Newspaper article The Christian Science Monitor

Rare Step Forward for Asian Rivals ; the Largest Indian Delegation to Pakistan in History Is Pushing a Fast-Moving Peace Initiative

Newspaper article The Christian Science Monitor

Rare Step Forward for Asian Rivals ; the Largest Indian Delegation to Pakistan in History Is Pushing a Fast-Moving Peace Initiative

Article excerpt

Just a year after India and Pakistan came dangerously close to an all-out shooting war, the two nuclear rivals seem to be just a table away from peace.

The dramatic change in the Indo-Pakistani relationship can be traced to a speech last spring, when Indian Prime Minister Atal Behari Vajpayee extended a "hand of friendship" to Pakistan.

Tuesday, following a spate of diplomatic moves such as the opening of borders, restoration of bus and rail links, and the exchange of ambassadors, India's largest-ever delegation of parliamentarians is visiting Pakistan to discuss some of the problems that have vexed these two nuclear-armed rivals for more than 50 years.

A shift in momentum

It's a peace initiative that is moving surprisingly fast, particularly when so little has been done to control cross- border terrorist attacks into the Indian-controlled section of Kashmir.

"Compared with a year ago this time, there is a dramatic change, and it's very welcome," says a senior Western diplomat in New Delhi. "But on a strategic level, especially on the issue of cross-border terrorism and the Pakistani Army's links to militant groups, there isn't any change at all. We'll see where it goes."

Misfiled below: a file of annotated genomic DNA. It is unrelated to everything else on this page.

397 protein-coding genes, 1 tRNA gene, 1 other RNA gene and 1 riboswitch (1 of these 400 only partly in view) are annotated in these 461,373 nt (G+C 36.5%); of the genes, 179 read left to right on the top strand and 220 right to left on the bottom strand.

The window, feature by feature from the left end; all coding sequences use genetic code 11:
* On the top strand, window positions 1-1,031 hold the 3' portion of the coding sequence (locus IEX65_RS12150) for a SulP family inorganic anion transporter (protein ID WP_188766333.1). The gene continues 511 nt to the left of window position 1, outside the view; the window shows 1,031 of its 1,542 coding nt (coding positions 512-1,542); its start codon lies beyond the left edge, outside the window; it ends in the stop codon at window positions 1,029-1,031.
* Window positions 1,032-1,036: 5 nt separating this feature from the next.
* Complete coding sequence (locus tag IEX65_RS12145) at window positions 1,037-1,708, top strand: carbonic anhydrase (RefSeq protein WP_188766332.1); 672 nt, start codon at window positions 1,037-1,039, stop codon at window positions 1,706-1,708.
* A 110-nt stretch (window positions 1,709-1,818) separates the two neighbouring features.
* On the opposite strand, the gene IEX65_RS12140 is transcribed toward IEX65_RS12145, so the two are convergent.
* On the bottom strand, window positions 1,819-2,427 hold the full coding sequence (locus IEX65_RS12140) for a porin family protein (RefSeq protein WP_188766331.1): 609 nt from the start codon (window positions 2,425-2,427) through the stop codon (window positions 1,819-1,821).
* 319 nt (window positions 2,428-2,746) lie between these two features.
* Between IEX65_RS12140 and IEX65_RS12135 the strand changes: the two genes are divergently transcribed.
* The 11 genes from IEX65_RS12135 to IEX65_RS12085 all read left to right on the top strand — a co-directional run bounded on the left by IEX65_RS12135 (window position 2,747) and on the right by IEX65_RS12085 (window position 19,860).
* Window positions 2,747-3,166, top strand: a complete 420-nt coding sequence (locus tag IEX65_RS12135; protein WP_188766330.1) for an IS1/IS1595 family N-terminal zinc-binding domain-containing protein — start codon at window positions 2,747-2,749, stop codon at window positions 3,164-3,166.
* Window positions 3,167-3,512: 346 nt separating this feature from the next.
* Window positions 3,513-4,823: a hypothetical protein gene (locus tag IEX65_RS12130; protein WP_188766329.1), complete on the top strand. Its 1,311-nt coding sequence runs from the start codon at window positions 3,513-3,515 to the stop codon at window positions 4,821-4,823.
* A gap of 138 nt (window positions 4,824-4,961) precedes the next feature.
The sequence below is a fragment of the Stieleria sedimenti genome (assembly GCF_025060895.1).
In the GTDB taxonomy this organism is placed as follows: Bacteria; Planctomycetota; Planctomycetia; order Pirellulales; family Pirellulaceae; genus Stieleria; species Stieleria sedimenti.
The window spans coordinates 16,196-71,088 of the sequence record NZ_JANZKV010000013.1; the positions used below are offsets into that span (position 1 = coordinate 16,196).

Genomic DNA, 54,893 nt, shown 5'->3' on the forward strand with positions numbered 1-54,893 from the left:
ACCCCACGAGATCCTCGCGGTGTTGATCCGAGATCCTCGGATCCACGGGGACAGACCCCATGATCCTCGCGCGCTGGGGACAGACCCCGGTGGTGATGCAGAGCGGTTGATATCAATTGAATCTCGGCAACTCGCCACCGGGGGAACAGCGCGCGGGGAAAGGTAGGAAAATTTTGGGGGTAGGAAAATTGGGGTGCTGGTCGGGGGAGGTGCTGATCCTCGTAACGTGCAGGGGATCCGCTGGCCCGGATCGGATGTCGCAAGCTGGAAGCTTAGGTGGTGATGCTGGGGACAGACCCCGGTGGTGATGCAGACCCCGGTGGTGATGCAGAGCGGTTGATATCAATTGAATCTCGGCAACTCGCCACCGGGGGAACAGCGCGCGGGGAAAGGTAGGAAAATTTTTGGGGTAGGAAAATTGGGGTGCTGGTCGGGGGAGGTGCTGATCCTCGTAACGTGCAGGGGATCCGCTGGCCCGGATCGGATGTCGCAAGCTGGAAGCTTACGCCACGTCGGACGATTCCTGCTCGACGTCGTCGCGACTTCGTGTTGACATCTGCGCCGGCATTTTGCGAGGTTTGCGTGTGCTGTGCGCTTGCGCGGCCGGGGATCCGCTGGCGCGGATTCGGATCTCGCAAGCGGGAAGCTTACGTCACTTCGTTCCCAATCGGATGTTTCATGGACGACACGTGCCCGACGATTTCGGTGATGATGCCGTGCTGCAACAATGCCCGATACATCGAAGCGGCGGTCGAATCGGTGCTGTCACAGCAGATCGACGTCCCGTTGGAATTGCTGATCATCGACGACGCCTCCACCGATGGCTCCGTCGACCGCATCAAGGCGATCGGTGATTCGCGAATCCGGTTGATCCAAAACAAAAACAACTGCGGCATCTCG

In the 56-year-old Indo-Pakistani relationship, it's hard to say whether this is the turning point from antipathy to peace. But the momentum has clearly changed.

In the wake of Sept. 11, Pakistani President Pervez Musharraf has had to end nearly a decade of support for Kashmiri "freedom fighters," whom Washington now calls "terrorists."

And there is a growing realization on both sides of the border that after 14 years of insurgency in Kashmir and repression by Indian authorities, some new ideas and concrete steps are required.

Yet, in the halls of the Marriott Hotel in Islamabad, where a seminar of Indian and Pakistani parliamentarians is being held, there is an unmistakable sense of euphoria.

Typical is the attitude of Ram Jethmalani, chairman of India's Kashmir Committee, an advisory panel of diplomats, retired military commanders, and academics that shapes India's policy toward the Muslim majority state.

"I don't believe the relationship has ever been better, or at least more propitious toward betterment," says Mr. Jethmalani, who was himself born in what is now the Sindh province of Pakistan. "This is a moment we should grasp, because the opportunity will not come again."

For self-proclaimed optimists like Jethmalani, Sept. 11 created a sort of sea change in the global view on terrorism. In the 1980s, the Americans funded Islamic parties to fight against the Soviet occupation in Afghanistan - some of these same groups that turned their eyes toward India when the Soviets left the country in 1989. Today, America has launched an all-out war on these same Islamic parties, many of whom are part of a shadowy terrorist network called Al Qaeda. …

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